“Did we mention that depending on the outcome of the surgery you may not be able to have children?”

Um no, no one had mentioned this.

My mind was racing. Who would want to marry me if on the first date I had to tell them: Oh! By the way, I cannot have children and I have a foot-long scar down my chest.

I went into control mode. How can I be sure to manage the options so that is not the outcome (there were a few extreme options available to me that might have prevented this possible outcome).

As a believer who had just begun studying the Word seriously for a few years, I knew enough to know I needed to run to God and His promises. But this was so hard (I was still learning about God’s sovereignty and His goodness).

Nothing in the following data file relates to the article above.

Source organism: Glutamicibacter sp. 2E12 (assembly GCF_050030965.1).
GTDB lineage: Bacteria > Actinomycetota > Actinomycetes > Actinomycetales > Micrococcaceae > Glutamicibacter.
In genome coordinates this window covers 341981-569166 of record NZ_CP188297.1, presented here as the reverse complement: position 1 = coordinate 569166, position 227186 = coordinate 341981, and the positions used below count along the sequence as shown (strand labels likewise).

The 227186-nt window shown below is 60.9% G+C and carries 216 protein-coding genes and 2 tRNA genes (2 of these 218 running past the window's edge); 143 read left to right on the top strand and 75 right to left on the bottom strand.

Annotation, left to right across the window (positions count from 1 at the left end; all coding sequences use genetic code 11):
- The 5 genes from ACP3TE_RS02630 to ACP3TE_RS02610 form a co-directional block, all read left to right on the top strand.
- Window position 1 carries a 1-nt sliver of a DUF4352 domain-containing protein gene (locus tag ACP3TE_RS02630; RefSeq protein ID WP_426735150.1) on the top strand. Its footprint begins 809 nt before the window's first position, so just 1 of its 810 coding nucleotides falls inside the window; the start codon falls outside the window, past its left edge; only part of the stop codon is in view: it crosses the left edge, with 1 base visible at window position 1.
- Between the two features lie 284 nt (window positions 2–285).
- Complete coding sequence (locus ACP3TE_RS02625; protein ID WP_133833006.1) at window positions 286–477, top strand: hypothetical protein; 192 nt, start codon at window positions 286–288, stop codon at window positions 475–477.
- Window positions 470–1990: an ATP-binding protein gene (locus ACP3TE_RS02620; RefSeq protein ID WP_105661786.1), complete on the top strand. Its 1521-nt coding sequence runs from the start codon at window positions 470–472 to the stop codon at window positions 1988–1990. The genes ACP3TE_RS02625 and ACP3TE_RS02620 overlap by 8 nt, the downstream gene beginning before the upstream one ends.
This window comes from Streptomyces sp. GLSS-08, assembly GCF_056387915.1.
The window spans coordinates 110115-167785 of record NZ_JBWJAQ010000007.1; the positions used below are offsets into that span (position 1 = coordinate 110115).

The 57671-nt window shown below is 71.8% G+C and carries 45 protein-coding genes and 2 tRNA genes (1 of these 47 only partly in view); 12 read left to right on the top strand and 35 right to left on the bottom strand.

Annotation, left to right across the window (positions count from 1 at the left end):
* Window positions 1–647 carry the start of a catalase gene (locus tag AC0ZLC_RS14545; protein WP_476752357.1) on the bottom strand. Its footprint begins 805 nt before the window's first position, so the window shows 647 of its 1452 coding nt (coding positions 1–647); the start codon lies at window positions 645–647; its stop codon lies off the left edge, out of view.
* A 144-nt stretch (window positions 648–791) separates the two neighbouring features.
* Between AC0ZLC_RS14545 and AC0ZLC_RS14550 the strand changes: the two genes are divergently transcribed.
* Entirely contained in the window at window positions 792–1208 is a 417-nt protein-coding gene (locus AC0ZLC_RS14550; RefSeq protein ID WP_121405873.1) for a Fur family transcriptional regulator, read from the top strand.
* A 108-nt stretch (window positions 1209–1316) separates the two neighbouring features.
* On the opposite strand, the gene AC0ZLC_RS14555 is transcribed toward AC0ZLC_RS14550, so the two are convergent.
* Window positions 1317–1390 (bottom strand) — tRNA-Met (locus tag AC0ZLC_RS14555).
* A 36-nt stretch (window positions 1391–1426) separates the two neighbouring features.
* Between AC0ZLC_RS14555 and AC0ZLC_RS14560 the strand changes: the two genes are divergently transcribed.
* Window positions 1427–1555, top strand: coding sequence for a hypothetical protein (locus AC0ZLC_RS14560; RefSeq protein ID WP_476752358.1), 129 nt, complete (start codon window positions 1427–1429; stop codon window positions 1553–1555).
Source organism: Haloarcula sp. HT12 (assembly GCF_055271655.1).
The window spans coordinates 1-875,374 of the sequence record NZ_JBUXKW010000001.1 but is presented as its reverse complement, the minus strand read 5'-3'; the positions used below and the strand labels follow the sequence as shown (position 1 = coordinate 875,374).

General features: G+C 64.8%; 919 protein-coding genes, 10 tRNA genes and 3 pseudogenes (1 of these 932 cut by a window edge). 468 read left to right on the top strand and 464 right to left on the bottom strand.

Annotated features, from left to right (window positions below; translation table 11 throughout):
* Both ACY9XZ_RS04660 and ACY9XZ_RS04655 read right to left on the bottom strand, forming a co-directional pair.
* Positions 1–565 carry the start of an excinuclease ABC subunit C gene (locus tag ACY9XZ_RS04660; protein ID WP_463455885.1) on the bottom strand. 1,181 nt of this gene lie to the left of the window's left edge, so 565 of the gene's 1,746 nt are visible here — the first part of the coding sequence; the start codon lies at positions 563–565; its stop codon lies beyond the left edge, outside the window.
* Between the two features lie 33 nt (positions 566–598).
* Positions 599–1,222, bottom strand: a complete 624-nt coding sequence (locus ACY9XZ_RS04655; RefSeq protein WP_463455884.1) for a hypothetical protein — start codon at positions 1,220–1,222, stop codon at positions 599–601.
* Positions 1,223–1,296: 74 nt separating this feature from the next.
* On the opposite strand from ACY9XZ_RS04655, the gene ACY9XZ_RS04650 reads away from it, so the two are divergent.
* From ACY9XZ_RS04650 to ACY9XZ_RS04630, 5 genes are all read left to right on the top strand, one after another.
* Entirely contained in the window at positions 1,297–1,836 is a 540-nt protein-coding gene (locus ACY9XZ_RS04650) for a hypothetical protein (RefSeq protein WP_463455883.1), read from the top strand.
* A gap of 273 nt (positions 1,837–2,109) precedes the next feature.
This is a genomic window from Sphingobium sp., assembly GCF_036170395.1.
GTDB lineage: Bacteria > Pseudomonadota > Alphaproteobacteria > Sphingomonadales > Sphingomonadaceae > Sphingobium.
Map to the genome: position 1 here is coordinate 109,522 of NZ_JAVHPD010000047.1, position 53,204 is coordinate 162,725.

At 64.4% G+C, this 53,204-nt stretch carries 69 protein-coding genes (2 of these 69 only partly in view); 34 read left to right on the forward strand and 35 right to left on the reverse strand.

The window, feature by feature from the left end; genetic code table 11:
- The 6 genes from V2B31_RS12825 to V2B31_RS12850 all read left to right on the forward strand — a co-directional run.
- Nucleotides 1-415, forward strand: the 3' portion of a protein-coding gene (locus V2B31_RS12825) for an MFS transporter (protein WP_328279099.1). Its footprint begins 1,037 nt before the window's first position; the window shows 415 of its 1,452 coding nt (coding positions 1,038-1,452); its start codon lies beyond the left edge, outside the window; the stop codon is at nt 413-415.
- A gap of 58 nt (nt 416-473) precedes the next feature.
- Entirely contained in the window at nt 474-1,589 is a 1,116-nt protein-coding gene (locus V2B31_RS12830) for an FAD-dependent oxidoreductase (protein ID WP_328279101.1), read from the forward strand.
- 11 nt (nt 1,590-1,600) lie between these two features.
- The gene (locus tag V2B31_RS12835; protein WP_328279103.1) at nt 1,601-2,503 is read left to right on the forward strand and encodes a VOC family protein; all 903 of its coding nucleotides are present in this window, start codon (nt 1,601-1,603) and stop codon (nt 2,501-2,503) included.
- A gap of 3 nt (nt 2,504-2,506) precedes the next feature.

I thought maybe I could handle this better. There were several Scripture passages that really ministered to me at this time…

Psalm 27:1

The LORD is my light and my salvation—whom shall I fear?

The LORD is the stronghold of my life—of whom shall I be afraid?

Psalm 139:16

Your eyes saw my unformed body; all the days ordained for me were written in your book before one of them came to be.

Hebrews 13:8

Jesus Christ is the same yesterday and today and forever.

As I explored my options, the Lord confirmed to me that what I needed to do was let go and trust Him. Trust that whatever the outcome of the surgery was – He was good and faithful, and nothing was outside of His plans for me.

I recall kneeling by my bed a few nights before surgery and through tears just telling Him that I was giving this to Him. I was trusting Him. I knew that He loved me deeply and no matter what happened, He would see me through it and had a plan.